"The tablet is not necessarily for the people in this room," Wozniak told the audience of enterprise storage engineers. "It's for the normal people in the world," Wozniak said.
"I think Steve Jobs had that intention from the day we started Apple, but it was just hard to get there, because we had to go through a lot of steps where you connected to things, and (eventually) computers grew up to where they could do ... normal consumer appliance things," Wozniak said.
A "personal computer" can take a lot of forms — the term need not be stuck referencing the Wintel duopoly beige box days. The iPad is arguably the most personal of PCs yet.
“Complexity should be abstracted, synthesized down to the simplest possible interface for instant gratification, with the shortest possible learning curve—that is the wave of the future.”
Michael Okuda's and Gene Roddenberry's emphasis on ease of use as driving factor behind technology made their devices seem prescient. I enjoyed this Ars Technica discussion of Star Trek's PADD versus today's iPad, and what happens when the software defines how the device can be used.
Interestingly, Okuda notes part of his emphasis on simplicity originally came from budget constraints. This is another example of my theory that price vs performance need not be a trade off. By aiming for simplicity and elegance instead, technologists can achieve higher performance at a lower cost.
The article below is a couple months old but interesting to look back on now the iPad has sold close to 4 million units, supporting Job's point of view.
Ballmer commented yesterday that Apple's sold more iPads than he would like. He was surprised by the iPhone, and is surprised by the iPad. After all, Microsoft was already selling phones, and tablets, and if so many people wanted them, they'd have bought them ... right?
You see the problem in Ballmer's iPad interview below. He thinks everything is a PC, just evolving form factors. The hardware shape changes like a fashion fad, but it's still a PC, and people are going to do the same things on it.
On the contrary, it's not the hardware form factor people are excited about. Joe Wilcox didn't repurchase an iPad because it was fashionable. It's the shape of the software — the usability. The iOS multi-touch platform pushes the OS into the background, putting goal-oriented apps front and center.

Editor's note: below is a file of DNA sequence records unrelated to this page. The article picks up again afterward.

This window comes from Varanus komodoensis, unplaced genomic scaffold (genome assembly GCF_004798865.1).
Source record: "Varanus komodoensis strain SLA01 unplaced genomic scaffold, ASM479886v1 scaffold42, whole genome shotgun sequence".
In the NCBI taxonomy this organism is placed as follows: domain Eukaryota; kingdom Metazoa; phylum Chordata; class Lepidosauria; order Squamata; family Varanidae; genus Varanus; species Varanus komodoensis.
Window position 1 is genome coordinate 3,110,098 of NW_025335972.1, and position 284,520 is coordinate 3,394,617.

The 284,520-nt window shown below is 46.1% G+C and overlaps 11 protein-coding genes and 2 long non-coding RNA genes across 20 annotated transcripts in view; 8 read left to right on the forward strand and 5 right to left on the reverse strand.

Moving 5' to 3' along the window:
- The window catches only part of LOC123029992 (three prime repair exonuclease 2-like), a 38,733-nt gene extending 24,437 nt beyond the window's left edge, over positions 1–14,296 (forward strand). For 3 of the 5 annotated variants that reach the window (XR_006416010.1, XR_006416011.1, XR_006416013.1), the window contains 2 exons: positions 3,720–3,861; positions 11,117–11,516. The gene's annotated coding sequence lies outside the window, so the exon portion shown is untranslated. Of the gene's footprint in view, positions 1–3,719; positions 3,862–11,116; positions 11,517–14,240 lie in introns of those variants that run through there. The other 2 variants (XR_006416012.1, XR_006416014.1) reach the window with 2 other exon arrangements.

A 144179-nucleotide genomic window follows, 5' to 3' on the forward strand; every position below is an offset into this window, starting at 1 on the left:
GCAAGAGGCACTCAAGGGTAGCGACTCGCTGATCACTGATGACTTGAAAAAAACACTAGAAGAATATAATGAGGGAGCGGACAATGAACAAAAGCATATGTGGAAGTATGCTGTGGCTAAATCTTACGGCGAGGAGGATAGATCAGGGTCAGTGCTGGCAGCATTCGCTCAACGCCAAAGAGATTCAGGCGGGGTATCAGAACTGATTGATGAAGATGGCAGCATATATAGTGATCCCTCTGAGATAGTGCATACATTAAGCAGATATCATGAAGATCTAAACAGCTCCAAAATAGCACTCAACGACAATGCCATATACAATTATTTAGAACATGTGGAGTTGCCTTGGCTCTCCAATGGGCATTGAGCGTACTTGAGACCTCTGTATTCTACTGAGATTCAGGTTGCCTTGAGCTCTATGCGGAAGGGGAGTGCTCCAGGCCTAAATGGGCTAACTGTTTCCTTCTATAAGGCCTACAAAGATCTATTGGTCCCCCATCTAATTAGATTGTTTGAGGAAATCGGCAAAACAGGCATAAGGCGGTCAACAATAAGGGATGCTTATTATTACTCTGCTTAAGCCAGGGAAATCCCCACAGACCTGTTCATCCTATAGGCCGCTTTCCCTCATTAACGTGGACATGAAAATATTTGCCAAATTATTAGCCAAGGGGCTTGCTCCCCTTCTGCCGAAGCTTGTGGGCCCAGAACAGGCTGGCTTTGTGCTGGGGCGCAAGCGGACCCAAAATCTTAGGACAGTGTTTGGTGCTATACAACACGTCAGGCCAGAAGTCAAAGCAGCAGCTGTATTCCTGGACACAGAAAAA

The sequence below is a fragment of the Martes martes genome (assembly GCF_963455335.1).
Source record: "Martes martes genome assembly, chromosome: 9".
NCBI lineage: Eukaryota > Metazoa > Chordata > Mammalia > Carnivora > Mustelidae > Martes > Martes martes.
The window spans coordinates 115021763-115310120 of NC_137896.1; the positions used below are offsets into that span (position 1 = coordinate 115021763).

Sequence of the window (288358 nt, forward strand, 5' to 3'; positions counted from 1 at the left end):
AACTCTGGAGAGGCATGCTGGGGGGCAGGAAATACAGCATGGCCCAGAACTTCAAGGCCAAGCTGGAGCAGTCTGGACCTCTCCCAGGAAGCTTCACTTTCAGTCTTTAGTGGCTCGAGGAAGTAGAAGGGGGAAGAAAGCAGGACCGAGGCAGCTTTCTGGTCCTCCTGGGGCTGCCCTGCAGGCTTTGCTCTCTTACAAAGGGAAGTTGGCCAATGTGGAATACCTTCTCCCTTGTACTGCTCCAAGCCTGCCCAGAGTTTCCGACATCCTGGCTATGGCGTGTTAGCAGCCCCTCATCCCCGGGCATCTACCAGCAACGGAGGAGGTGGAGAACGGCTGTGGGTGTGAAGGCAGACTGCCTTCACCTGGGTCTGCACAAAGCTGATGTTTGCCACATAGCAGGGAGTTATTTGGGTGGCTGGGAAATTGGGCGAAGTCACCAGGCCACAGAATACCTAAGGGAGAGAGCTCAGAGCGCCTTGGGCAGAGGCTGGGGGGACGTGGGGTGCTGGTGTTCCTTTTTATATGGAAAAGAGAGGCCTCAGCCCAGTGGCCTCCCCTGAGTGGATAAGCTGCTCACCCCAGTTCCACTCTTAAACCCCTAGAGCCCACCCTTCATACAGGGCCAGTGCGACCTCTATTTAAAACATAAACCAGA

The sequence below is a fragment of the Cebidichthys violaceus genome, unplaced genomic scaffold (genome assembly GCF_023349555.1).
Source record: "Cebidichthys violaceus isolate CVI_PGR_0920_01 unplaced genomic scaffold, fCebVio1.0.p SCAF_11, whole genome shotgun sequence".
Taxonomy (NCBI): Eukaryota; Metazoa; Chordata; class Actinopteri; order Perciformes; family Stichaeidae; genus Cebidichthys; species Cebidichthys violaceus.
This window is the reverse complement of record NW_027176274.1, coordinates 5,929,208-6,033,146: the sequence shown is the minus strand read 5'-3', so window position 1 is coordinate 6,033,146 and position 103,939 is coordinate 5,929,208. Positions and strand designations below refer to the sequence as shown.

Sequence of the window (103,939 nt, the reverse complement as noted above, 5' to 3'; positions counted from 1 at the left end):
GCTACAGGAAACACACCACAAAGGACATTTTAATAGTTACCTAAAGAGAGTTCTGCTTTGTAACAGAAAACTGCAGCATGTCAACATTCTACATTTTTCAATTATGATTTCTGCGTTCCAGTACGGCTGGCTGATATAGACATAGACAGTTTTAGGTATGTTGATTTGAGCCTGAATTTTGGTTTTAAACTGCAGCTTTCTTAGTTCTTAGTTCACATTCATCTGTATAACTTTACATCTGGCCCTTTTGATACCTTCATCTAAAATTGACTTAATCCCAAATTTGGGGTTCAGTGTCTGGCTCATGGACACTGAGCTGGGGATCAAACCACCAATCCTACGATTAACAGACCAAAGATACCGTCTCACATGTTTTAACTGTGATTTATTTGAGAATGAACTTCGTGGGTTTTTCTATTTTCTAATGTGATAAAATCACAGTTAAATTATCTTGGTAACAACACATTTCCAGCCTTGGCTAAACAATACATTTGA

Everyday people (tech geeks call these people "normals") can poke a button for the thing they want to do, and the device becomes a tool to accomplish that thing. Your goal, in a sleek metal frame.
It's not a personal computer riddled with OS anxiety between you and your goal. Turn it on and it's a personal radio, Facebook, magazine, navigator, or photo album. It's whatever you need it to be at the time, and nothing else.
Steve Jobs' and Steve Ballmer's starkly different visions of the future
"PCs are like trucks," Apple (AAPL) CEO Steve Jobs told Walt Mossberg Tuesday night at the Wall Street Journal's D8 conference. When America stopped being an agrarian society, people started buying cars. Devices like the iPhone and the iPad, in Jobs' analogy, are the cars of computing as society transitions into what he calls the "post PC world.""And this transformation is going to make some people uneasy," he predicted. "People from the PC world."
Enter Steve Ballmer, CEO of Microsoft (MSFT), who was, in his D8 turn two days later, the embodiment of the uneasy PC guy, whether attacking Google's (GOOG) "incoherent" operating system strategy, damning Research in Motion (RIMM) with faint praise, or dissing Apple as living in "the bubble of Terranea" -- a reference to the swanky resort where the conference was held and whose participants could afford to own "five devices per person."
All Things D has posted excerpts of Ballmer's interview (along with Ray Ozzie, Microsoft's chief software architect) on its D8 site. We've pasted several below the fold, along with the Steve Jobs video that includes his vision of the post-PC world. It begins at the 3:30 mark in the first clip. Ballmer's response is in the video about the iPad.
Steve Jobs on the iPad and the post-PC world:
Steve Ballmer on the iPad:
Ballmer and Ozzie on cloud computing:
Ballmer on the battle for control of the mobile phone business: